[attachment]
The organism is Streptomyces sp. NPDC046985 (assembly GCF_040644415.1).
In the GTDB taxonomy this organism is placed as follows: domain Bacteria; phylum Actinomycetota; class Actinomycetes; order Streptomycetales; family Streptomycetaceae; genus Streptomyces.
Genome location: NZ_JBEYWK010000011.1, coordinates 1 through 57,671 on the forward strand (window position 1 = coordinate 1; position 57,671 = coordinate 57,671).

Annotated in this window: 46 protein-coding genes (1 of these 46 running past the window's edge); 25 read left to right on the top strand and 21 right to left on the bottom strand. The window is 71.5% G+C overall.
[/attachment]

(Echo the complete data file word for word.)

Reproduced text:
The organism is Streptomyces sp. NPDC046985 (assembly GCF_040644415.1).
In the GTDB taxonomy this organism is placed as follows: domain Bacteria; phylum Actinomycetota; class Actinomycetes; order Streptomycetales; family Streptomycetaceae; genus Streptomyces.
Genome location: NZ_JBEYWK010000011.1, coordinates 1 through 57,671 on the forward strand (window position 1 = coordinate 1; position 57,671 = coordinate 57,671).

Annotated in this window: 46 protein-coding genes (1 of these 46 running past the window's edge); 25 read left to right on the top strand and 21 right to left on the bottom strand. The window is 71.5% G+C overall.